Medical Care

Skip Navigation LinksHome > November 2010 - Volume 48 - Issue 11 > Comparative Responsiveness of Pain Outcome Measures Among Pr...
Medical Care:
doi: 10.1097/MLR.0b013e3181eaf835
Original Article

Comparative Responsiveness of Pain Outcome Measures Among Primary Care Patients With Musculoskeletal Pain

Krebs, Erin E. MD, MPH*†‡; Bair, Matthew J. MD, MS*†‡; Damush, Teresa M. PhD*†‡; Tu, Wanzhu PhD†‡; Wu, Jingwei MS‡; Kroenke, Kurt MD*†‡

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Background: Comparative responsiveness data are needed to inform choices about pain outcome measures.

Objectives: To compare responsiveness of pain intensity, pain-related function, and composite measures, using data from a randomized trial and observational study.

Research Design: Analysis of responsiveness.

Subjects: A total of 427 adults with persistent back, hip, or knee pain were recruited from primary care.

Methods: Participants completed Brief Pain Inventory, Chronic Pain Grade (CPG), Roland disability, SF-36 bodily pain, and pain global rating of change measures. We used the global rating as the anchor for standardized response mean and receiver operating characteristic curve analyses. We used the distribution-based standard error of measurement to estimate minimally important change. To assess responsiveness to the trial intervention, we evaluated standardized effect size statistics stratified by trial arm.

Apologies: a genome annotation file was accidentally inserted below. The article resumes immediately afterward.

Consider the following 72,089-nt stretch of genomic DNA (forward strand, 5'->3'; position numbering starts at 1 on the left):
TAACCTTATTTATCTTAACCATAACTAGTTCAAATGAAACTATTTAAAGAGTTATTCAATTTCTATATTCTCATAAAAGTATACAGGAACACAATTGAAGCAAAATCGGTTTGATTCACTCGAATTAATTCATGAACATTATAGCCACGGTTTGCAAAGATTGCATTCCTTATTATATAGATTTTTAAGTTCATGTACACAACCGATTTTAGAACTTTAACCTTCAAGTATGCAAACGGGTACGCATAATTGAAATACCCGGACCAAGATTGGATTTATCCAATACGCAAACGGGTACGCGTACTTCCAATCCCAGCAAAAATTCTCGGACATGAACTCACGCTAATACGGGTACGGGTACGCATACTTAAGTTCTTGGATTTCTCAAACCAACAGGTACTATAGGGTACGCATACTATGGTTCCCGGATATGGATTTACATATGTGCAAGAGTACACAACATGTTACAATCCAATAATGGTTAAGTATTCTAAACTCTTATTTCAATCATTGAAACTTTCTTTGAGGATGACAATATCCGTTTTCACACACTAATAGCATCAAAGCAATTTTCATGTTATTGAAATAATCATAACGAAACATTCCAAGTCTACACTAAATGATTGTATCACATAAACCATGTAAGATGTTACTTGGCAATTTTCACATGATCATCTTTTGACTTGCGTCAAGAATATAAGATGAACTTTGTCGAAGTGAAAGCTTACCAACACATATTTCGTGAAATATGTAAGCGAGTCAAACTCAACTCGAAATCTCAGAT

Results: All measures were responsive to global improvement and all had fair-to-good accuracy in discriminating between participants with and without improvement. SF bodily pain was less responsive than other measures in several analyses. The 3-item PEG was similarly responsive to full Brief Pain Inventory scales. CPG and SF bodily pain were less responsive to the trial intervention and did not perform well among participants with hip/knee pain. Agreement between anchor and distribution-based methods was modest.

Conclusions: If a brief measure is desired, the 3-item PEG is more responsive than the SF bodily pain scale. CPG and SF bodily pain scales may be relatively poor choices for trial outcome assessment. Both anchor and distribution-based methods should be considered when determining clinically important change.

© 2010 Lippincott Williams & Wilkins, Inc.


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